Israel’s Agriculture Ministry is urging farmers in the vicinity of the Gaza Strip to harvest their wheat crops early because of the fear that burning kites being sent over by Palestinians will destroy them.
According to the ministry, every farmer with fields situated up to 7 kilometers (4 miles) from the border who harvests his wheat early, before the optimum time, will be paid 60 shekels ($17) per dunam by the state. At issue are some 40,000 dunams (about 10,000 acres) of wheat fields.
Israel has already recognized the damage already done as the result of hostile actions, and those whose fields have been burned will be compensated by the state’s property tax department.
According to the ministry announcement, 2 million shekels has been allocated to make these payments. According to Avner Yona, the field crops operations manager at Kibbutz Nahal Oz, the income from 1 dunam of wheat is 900 shekels, with the profit ranging from 450 to 500 shekels.
“The 60 shekels they are offering us is a drop in the bucket,” he said. Yona added that Kibbutz Nahal Oz has about 5,000 dunams of wheat, 2,000 of which were harvested two months ago for use in cowsheds and another 1,000 that were damaged by the fires.
- Israel enlists amateur drone racers to knock down 'kite bombs' from Gaza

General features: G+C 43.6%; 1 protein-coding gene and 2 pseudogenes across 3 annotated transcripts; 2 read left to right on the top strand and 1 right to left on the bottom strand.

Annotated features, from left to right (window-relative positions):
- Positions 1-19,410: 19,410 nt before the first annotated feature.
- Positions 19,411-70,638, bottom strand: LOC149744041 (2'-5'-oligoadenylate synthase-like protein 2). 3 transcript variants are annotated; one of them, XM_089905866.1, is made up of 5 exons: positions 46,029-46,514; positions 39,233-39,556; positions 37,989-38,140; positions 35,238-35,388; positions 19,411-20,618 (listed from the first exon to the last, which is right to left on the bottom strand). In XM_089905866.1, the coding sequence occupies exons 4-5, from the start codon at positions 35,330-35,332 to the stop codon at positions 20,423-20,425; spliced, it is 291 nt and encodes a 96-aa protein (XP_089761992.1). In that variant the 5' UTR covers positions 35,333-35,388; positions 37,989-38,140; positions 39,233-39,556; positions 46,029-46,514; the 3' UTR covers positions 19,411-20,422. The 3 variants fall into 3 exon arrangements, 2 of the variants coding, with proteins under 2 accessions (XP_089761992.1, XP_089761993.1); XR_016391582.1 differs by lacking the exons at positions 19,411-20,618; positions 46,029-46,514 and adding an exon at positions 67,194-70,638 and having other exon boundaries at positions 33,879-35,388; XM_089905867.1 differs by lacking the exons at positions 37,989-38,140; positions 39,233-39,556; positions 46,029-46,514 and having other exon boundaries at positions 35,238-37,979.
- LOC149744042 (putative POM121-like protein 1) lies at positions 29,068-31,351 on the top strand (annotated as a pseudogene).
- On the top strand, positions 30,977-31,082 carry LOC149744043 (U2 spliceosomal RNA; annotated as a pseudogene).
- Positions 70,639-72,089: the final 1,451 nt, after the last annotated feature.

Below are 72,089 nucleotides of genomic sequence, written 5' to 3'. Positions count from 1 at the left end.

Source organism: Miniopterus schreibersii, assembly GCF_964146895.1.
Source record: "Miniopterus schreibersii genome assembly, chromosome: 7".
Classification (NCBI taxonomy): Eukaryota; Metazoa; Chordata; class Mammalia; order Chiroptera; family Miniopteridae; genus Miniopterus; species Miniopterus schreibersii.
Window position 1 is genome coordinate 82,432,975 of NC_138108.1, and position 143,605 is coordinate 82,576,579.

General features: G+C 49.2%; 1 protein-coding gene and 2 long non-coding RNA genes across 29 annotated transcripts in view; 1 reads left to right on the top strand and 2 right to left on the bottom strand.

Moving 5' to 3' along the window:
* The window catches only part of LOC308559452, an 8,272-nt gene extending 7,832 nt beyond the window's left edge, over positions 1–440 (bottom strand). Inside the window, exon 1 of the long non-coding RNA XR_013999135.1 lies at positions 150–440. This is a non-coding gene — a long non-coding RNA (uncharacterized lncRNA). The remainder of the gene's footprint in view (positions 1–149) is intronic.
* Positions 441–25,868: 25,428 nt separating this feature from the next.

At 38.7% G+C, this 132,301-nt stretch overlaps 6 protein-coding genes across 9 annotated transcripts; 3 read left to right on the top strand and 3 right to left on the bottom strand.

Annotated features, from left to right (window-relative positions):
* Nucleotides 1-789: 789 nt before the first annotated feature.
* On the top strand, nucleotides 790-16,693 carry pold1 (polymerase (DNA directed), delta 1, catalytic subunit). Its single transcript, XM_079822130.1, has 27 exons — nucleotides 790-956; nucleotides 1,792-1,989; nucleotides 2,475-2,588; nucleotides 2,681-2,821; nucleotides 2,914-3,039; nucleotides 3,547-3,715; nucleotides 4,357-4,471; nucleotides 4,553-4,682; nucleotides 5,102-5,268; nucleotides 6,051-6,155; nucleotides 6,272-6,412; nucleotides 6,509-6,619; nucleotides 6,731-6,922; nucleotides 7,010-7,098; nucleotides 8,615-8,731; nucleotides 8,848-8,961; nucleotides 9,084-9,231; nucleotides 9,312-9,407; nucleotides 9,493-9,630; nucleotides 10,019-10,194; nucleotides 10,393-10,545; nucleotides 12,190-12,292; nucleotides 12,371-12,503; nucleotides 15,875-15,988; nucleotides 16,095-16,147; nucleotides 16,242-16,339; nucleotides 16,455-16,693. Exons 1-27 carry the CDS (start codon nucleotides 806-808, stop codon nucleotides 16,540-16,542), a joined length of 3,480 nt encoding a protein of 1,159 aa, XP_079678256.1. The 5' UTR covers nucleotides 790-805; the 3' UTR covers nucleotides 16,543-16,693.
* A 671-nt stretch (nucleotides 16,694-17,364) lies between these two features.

- Three Israelis try to fly flaming kite into Gaza Strip, start fire in Israeli territory
- Fires break out in Israel near Gaza border, suspected by kites from Gaza
Palestinian protesters have been flying kites with flammable material attached to them into Israel in recent weeks, with the aim of starting fires on the Israeli side. Earlier this month, 10 firefighters fought a fire that destroyed some 240 dunams of land near Kibbutz Be’eri, which local councils said was caused by a firebomb tied to a kite.
Yona added that the fires have harmed all of the kibbutz’s crops, not just the wheat, because the flames damaged the irrigation systems in the wheat fields. This has impacted on the ability to irrigate other crops that are more profitable than wheat.
“I’m so busy dealing with all the mess regarding the irrigation,” said Yona. “Every second I call the property tax department and tell them I have lost this and that’s been burned, and they say, ‘Yes, yes, we’ll come to see.’ Ask anyone, I’ve been replacing, purchasing and preparing invoices. If they want to compensate [for the repairs], let them. If they don’t, so they won’t.”
Yona added that behind the Agriculture Ministry’s proposal was a cold financial calculation that it would be better to push the farmers to harvest and compensate them now rather than have to pay more later on. He added that he had wanted to harvest all the wheat a week ago, but wasn’t able to do so because of the frequent fires.